New Zealand Maritime Index



Source: New Zealand Marine News
Reference ID:47030002
Publisher:New Zealand Ship and Marine Society
Year1998
Volume47
Number3
Page:119-128
Title: The Scow "in the Shape of a Punt"
Author: Hawkins, Cliff
Abstract: The scow was planned as a shallow-draught vessel for the stowing of timber on deck. A primary requirement was that she would remain upright when aground and so allow a timber cargo to be taken in close to the sawmill and subsequently discharged at all states of the tide.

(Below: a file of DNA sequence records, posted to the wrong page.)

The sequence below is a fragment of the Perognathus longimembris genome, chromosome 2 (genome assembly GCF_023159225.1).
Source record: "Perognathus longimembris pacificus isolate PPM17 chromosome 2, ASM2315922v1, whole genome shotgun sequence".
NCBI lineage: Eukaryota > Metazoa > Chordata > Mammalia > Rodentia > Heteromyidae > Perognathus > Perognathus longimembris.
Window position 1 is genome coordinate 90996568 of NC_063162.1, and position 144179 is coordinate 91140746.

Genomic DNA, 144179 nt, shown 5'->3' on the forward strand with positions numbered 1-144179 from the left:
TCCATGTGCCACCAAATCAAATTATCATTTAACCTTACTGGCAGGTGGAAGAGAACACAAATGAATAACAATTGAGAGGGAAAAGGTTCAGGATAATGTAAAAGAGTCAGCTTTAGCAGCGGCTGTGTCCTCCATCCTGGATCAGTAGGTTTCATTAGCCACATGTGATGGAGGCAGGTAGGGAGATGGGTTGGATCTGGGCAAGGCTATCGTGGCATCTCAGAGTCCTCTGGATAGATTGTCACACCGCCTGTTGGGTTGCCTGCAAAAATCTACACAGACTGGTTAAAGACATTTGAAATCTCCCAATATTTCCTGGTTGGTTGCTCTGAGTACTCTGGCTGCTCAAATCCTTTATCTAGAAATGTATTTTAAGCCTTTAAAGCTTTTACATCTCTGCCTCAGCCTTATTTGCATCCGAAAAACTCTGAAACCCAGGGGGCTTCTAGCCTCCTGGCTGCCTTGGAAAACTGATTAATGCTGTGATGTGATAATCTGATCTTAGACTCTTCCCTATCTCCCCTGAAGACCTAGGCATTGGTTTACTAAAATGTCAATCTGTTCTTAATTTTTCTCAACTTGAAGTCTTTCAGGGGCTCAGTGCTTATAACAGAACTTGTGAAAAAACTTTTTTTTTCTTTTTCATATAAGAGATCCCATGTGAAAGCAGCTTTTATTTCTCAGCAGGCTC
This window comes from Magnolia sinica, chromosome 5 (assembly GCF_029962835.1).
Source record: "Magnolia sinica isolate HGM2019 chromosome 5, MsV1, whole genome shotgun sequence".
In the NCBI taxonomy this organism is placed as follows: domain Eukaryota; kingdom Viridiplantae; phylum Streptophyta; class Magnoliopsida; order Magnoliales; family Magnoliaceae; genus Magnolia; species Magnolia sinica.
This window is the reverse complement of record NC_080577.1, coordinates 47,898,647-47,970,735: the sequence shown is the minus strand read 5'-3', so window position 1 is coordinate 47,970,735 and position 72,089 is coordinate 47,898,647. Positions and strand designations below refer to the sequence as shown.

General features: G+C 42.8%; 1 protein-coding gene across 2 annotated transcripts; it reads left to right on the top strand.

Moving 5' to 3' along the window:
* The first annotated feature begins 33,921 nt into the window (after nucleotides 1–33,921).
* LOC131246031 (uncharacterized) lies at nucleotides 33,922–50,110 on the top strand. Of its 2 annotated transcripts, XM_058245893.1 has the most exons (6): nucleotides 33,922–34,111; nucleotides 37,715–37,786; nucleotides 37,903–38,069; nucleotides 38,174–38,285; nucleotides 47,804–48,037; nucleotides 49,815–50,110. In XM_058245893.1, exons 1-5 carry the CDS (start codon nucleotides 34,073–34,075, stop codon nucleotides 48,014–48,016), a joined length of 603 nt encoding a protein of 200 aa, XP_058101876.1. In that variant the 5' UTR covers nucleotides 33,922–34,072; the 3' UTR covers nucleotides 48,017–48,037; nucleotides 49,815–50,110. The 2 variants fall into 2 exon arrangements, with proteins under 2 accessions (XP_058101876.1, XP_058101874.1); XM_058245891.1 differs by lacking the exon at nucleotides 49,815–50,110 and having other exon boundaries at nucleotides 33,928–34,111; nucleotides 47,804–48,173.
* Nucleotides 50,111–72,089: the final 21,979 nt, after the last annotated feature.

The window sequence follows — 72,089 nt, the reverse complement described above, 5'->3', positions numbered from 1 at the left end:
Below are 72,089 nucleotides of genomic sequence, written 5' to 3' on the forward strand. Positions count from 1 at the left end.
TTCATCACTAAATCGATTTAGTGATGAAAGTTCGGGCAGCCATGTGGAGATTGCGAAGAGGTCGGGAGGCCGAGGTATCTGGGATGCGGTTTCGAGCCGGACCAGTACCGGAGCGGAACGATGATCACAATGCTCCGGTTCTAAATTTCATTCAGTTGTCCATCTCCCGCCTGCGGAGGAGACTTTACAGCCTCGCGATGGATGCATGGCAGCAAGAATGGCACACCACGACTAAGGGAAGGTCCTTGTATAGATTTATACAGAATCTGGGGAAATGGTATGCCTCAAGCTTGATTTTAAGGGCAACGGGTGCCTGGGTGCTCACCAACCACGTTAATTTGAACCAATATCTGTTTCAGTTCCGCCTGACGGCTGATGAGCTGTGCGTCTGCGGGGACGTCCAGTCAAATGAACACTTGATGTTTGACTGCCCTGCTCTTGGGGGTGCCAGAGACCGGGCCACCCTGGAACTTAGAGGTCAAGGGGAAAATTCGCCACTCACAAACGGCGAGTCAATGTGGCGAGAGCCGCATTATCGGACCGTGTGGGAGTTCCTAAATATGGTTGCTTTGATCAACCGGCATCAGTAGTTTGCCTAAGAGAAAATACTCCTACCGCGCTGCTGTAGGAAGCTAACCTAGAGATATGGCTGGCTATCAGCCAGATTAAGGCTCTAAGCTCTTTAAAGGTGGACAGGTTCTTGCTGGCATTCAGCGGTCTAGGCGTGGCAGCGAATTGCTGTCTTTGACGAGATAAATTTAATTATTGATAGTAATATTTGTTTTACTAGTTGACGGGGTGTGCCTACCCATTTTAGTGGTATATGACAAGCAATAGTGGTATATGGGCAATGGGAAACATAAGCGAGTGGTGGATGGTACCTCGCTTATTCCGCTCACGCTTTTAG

It was George Spencer, a shipmaster from North America and a resident of Matakana, who introduced the scow to New Zealand. He knew of such craft with a flat bottom and of shallow draught employed on the Great Lakes of North America, and he persuaded shipbuilder Septimus Meiklejohn of Omaha to construct a like vessel capable of carrying a sizeable cargo of timber on deck.

The article describes the design and construction of the early scows in some detail and goes on to cover the development into larger hold scows that traded across the Tasman.

By the 1930s the scows were well on their way to extinction and few were trading after the Second World War.

Descriptor 1: Biographies


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